Money Minute Monday 15 March: the virus and the damage done

After a historic week for markets, Money Minute looks forward to measures from governments and central bankers to cope with the coronavirus, and data on the damage done in Asia.

Good morning and welcome to Money Minute, your comprehensive preview of this week’s biggest financial stories.

Last week was a historic week for markets. Following in the footsteps of the Federal Reserve, the Bank of England slashed the UK’s key interest rate to just 0.25%, while Rishi Sunak’s first Budget unveiled a host of measures to tackle coronavirus disruption with extra government spending.

Meanwhile, the European Central Bank took steps to prop up the eurozone banking sector, which were followed by moves from the wider European Union to encourage member states to boost spending – which Germany very much took the lead on, guaranteeing unlimited liquidity to companies where necessary.

Amid all that, many global markets – including the UK – saw some of their worst falls on record, and we entered a pretty comprehensive global bear market (where markets have fallen by 20% or more from their most recent highs).

So what does this week hold?

Everyone will be keeping a close eye on coronavirus infection figures across the globe. We can almost certainly expect the news on that front from both the US and most European countries to get progressively worse. The key for managing expectations will lie with hopes that the infection numbers coming out of China continue to improve, and that the rate of infection in Italy slows down.

As for economic data, we should start to get a proper look at just how much damage has already been done, particularly in Asia. The Bank of Japan is expected to cut interest rates when it meets on Thursday. The economy has been hard hit by coronavirus, with tourism, exports and consumption all impacted.

And in the US – crucially – the Federal Reserve is expected to slash interest rates yet again, perhaps even as far as 0% when it next meets on Wednesday. With the sheer volume of fiscal and monetary stimulus hitting the markets, it will be interesting – to say the least – to see where we are this time next week.

Stay calm, wash your hands, and have a good week!

Recommended

How the UK can help solve the semiconductor shortage
UK Economy

How the UK can help solve the semiconductor shortage

The EU’s plan to build a semiconductor manufacturing industry will fail, but the UK should take advantage of that, says Matthew Lynn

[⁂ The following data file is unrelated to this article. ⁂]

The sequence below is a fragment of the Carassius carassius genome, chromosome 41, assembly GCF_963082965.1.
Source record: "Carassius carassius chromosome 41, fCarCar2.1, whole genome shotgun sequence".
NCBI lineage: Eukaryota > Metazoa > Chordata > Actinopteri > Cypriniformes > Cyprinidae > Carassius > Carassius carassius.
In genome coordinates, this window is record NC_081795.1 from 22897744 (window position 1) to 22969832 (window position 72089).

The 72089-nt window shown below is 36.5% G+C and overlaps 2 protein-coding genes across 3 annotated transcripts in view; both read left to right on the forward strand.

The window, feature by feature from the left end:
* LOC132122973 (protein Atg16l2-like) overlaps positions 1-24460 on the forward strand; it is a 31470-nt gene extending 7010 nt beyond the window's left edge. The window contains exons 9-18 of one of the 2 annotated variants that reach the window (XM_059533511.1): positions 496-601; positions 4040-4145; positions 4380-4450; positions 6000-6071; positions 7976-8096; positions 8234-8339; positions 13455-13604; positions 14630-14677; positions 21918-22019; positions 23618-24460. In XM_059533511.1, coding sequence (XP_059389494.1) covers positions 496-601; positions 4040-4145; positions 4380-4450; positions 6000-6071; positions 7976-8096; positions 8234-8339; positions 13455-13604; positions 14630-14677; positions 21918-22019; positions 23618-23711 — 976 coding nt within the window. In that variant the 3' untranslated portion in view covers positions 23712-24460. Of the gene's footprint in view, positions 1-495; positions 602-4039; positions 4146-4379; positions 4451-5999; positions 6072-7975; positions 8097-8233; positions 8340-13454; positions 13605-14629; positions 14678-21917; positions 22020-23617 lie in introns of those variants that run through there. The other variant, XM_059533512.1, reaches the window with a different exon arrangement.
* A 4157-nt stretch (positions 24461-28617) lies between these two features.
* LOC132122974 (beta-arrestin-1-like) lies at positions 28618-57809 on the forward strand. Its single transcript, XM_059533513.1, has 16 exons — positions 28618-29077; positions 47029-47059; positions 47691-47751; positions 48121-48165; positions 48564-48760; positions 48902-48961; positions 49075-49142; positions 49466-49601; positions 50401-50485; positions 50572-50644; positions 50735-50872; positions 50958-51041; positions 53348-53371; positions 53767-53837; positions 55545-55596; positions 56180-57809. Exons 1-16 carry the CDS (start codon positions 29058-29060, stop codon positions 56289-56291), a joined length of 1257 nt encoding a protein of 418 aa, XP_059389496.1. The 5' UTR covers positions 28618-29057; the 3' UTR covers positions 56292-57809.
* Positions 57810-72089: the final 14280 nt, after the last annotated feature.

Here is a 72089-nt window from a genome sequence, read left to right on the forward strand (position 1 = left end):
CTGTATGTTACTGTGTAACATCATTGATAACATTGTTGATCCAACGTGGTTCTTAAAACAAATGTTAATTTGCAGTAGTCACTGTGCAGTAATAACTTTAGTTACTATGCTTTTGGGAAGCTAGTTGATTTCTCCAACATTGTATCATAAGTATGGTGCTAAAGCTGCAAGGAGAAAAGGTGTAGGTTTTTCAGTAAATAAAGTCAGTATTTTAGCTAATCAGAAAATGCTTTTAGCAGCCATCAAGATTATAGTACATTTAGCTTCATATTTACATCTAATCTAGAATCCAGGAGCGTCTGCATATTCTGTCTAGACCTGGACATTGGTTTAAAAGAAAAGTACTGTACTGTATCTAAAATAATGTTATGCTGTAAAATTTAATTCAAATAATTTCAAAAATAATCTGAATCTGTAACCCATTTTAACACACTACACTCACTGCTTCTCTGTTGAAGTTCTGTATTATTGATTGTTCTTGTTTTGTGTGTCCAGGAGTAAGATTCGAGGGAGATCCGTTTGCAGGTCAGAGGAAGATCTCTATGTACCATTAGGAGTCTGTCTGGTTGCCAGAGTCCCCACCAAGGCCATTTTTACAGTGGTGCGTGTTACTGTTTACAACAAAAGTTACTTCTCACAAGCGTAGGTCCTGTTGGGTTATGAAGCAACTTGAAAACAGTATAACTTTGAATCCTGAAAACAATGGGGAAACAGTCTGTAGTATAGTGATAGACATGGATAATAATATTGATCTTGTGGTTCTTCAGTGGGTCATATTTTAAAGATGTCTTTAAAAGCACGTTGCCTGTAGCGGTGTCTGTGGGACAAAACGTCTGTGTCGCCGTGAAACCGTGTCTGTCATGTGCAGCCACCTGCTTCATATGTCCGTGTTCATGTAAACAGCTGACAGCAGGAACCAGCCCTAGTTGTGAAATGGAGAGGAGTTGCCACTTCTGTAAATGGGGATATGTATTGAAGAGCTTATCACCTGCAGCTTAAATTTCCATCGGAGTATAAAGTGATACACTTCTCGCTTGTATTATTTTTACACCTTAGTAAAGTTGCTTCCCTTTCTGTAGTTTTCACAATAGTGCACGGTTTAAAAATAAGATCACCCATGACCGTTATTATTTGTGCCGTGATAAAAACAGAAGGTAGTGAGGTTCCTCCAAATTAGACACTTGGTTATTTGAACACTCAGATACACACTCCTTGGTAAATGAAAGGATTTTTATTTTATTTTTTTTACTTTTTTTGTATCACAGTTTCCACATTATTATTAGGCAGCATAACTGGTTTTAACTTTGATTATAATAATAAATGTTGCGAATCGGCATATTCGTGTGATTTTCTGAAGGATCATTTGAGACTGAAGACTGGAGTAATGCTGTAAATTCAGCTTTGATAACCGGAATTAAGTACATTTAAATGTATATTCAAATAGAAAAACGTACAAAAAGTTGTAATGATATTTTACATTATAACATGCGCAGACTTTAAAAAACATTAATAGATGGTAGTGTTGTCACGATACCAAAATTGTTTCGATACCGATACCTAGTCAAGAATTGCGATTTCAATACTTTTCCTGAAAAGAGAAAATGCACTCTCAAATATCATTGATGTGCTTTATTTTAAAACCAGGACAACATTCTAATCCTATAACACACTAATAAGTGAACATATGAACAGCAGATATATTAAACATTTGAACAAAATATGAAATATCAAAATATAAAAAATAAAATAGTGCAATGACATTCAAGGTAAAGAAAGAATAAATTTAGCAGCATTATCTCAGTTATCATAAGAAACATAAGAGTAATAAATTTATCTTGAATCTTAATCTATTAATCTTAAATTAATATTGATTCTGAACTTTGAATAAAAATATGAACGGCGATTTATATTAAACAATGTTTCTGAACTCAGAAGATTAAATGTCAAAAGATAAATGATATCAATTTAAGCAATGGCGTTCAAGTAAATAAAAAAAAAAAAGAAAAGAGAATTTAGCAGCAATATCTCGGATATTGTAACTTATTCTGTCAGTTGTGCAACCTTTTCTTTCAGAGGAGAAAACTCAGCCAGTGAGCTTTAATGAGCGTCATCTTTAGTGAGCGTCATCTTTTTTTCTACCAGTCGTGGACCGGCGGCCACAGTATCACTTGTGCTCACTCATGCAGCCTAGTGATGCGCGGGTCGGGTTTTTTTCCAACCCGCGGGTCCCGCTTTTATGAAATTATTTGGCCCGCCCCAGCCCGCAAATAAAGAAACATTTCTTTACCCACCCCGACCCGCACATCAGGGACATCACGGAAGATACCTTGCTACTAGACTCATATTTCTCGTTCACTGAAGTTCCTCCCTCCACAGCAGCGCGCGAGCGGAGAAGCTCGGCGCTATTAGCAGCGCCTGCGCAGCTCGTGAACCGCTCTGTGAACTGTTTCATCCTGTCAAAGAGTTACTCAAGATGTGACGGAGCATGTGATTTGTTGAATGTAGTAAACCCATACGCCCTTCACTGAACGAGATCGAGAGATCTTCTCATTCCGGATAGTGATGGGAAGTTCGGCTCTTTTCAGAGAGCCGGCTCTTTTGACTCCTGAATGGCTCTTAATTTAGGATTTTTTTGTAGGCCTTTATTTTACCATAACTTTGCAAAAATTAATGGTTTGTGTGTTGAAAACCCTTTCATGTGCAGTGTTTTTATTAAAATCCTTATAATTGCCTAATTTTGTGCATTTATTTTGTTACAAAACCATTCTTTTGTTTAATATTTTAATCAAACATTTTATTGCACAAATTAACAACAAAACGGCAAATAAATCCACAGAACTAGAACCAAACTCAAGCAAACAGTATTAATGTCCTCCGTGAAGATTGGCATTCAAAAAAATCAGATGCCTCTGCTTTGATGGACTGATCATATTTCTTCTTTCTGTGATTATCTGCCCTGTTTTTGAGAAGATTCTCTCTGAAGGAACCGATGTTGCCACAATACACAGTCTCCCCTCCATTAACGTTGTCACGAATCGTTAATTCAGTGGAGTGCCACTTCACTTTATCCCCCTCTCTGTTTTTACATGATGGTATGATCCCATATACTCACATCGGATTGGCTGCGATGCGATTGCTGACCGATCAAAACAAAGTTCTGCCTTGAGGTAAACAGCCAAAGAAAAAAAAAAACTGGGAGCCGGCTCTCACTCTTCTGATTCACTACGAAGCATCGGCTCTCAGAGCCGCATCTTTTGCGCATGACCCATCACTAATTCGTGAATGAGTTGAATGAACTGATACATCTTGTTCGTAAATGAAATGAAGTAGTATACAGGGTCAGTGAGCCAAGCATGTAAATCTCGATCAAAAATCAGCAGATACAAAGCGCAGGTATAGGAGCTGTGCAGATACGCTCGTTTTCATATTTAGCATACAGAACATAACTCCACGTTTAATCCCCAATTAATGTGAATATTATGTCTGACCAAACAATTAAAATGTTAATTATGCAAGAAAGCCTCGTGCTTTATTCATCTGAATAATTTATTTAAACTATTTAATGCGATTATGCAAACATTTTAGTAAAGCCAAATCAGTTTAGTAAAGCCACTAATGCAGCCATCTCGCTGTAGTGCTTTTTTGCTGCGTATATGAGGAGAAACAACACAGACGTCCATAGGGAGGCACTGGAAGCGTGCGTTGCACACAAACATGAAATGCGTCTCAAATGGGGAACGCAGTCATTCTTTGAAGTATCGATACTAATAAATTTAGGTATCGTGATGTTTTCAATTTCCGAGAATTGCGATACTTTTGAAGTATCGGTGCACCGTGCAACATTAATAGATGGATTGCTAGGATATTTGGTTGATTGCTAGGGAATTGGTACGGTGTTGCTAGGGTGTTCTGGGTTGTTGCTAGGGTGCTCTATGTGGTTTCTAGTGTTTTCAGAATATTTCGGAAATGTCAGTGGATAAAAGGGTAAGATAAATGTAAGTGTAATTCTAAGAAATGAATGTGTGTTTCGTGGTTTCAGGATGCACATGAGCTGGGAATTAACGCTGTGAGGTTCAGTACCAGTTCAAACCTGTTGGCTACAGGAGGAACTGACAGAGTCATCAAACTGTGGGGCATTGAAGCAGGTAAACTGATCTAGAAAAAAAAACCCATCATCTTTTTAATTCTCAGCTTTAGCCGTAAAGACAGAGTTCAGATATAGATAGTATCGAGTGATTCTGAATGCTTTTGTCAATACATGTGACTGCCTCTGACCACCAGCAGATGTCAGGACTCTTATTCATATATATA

26 Sep 2021
The charts that matter: China upsets cryptocurrency markets
Global Economy

The charts that matter: China upsets cryptocurrency markets

Bitcoin slid again this week after China declared all cryptocurrency transactions illegal. Here’s what’s happened to the charts that matter most to th…
25 Sep 2021
How to cut your energy bill this winter
Personal finance

How to cut your energy bill this winter

Gas and electricity prices have risen by more than 250% so far this year. And they’re likely to go higher still Saloni Sardana looks at what can you …
24 Sep 2021
Cryptocurrency roundup: China’s crackdown intensifies
Bitcoin & crypto

Cryptocurrency roundup: China’s crackdown intensifies

Most major cryptocurrencies suffered falls this week as China cracked down even harder, while the Evergrande crisis rattled global markets, including …
24 Sep 2021

Most Popular

A nightmare 1970s scenario for investors is edging closer
Investment strategy

A nightmare 1970s scenario for investors is edging closer

Inflation need not be a worry unless it is driven by labour market shortages. Unfortunately, writes macroeconomist Philip Pilkington, that’s exactly w…
17 Sep 2021
Two shipping funds to buy for steady income
Investment trusts

Two shipping funds to buy for steady income

Returns from owning ships are volatile, but these two investment trusts are trying to make the sector less risky.
7 Sep 2021
Should investors be worried about stagflation?
US Economy

Should investors be worried about stagflation?

The latest US employment data has raised the ugly spectre of “stagflation” – weak growth and high inflation. John Stepek looks at what’s going on and …
6 Sep 2021